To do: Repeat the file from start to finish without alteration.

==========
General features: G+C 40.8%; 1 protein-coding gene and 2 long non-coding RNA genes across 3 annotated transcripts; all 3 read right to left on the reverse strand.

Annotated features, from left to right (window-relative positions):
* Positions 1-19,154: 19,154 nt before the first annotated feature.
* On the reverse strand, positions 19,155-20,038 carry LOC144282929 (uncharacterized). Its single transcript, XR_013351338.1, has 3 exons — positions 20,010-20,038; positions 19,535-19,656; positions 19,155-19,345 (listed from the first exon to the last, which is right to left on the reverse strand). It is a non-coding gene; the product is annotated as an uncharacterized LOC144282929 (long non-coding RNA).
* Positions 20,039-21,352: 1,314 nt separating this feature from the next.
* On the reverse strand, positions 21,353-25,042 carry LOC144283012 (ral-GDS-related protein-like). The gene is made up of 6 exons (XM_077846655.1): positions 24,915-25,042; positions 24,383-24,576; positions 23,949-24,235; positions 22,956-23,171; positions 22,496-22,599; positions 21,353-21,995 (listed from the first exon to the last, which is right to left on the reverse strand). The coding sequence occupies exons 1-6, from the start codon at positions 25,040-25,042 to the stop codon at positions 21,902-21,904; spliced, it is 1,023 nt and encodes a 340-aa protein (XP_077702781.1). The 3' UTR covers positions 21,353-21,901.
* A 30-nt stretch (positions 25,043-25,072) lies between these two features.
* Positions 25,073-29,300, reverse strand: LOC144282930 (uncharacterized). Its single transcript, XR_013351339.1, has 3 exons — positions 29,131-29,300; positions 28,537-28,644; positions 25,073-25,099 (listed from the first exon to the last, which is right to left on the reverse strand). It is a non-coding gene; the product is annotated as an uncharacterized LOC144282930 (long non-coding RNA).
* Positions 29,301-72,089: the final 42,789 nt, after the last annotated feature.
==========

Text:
General features: G+C 40.8%; 1 protein-coding gene and 2 long non-coding RNA genes across 3 annotated transcripts; all 3 read right to left on the reverse strand.

Annotated features, from left to right (window-relative positions):
* Positions 1-19,154: 19,154 nt before the first annotated feature.
* On the reverse strand, positions 19,155-20,038 carry LOC144282929 (uncharacterized). Its single transcript, XR_013351338.1, has 3 exons — positions 20,010-20,038; positions 19,535-19,656; positions 19,155-19,345 (listed from the first exon to the last, which is right to left on the reverse strand). It is a non-coding gene; the product is annotated as an uncharacterized LOC144282929 (long non-coding RNA).
* Positions 20,039-21,352: 1,314 nt separating this feature from the next.
* On the reverse strand, positions 21,353-25,042 carry LOC144283012 (ral-GDS-related protein-like). The gene is made up of 6 exons (XM_077846655.1): positions 24,915-25,042; positions 24,383-24,576; positions 23,949-24,235; positions 22,956-23,171; positions 22,496-22,599; positions 21,353-21,995 (listed from the first exon to the last, which is right to left on the reverse strand). The coding sequence occupies exons 1-6, from the start codon at positions 25,040-25,042 to the stop codon at positions 21,902-21,904; spliced, it is 1,023 nt and encodes a 340-aa protein (XP_077702781.1). The 3' UTR covers positions 21,353-21,901.
* A 30-nt stretch (positions 25,043-25,072) lies between these two features.
* Positions 25,073-29,300, reverse strand: LOC144282930 (uncharacterized). Its single transcript, XR_013351339.1, has 3 exons — positions 29,131-29,300; positions 28,537-28,644; positions 25,073-25,099 (listed from the first exon to the last, which is right to left on the reverse strand). It is a non-coding gene; the product is annotated as an uncharacterized LOC144282930 (long non-coding RNA).
* Positions 29,301-72,089: the final 42,789 nt, after the last annotated feature.